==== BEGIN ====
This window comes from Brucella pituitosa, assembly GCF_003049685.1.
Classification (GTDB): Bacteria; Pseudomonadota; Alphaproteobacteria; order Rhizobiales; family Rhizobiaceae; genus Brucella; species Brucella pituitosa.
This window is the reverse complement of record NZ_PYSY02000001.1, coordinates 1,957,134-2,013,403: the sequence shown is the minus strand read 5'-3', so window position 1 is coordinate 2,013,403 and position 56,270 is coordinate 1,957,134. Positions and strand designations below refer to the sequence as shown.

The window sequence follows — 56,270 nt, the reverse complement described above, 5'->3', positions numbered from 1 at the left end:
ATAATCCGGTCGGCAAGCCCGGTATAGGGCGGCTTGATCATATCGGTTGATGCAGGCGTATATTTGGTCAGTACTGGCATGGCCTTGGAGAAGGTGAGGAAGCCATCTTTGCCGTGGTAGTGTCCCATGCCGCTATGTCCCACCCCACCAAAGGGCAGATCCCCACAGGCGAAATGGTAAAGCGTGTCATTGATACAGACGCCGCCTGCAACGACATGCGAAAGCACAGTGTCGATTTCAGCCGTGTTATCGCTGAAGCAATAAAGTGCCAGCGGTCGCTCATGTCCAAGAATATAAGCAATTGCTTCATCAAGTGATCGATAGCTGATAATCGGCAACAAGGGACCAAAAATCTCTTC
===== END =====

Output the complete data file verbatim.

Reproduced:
This window comes from Brucella pituitosa, assembly GCF_003049685.1.
Classification (GTDB): Bacteria; Pseudomonadota; Alphaproteobacteria; order Rhizobiales; family Rhizobiaceae; genus Brucella; species Brucella pituitosa.
This window is the reverse complement of record NZ_PYSY02000001.1, coordinates 1,957,134-2,013,403: the sequence shown is the minus strand read 5'-3', so window position 1 is coordinate 2,013,403 and position 56,270 is coordinate 1,957,134. Positions and strand designations below refer to the sequence as shown.

The window sequence follows — 56,270 nt, the reverse complement described above, 5'->3', positions numbered from 1 at the left end:
ATAATCCGGTCGGCAAGCCCGGTATAGGGCGGCTTGATCATATCGGTTGATGCAGGCGTATATTTGGTCAGTACTGGCATGGCCTTGGAGAAGGTGAGGAAGCCATCTTTGCCGTGGTAGTGTCCCATGCCGCTATGTCCCACCCCACCAAAGGGCAGATCCCCACAGGCGAAATGGTAAAGCGTGTCATTGATACAGACGCCGCCTGCAACGACATGCGAAAGCACAGTGTCGATTTCAGCCGTGTTATCGCTGAAGCAATAAAGTGCCAGCGGTCGCTCATGTCCAAGAATATAAGCAATTGCTTCATCAAGTGATCGATAGCTGATAATCGGCAACAAGGGACCAAAAATCTCTTC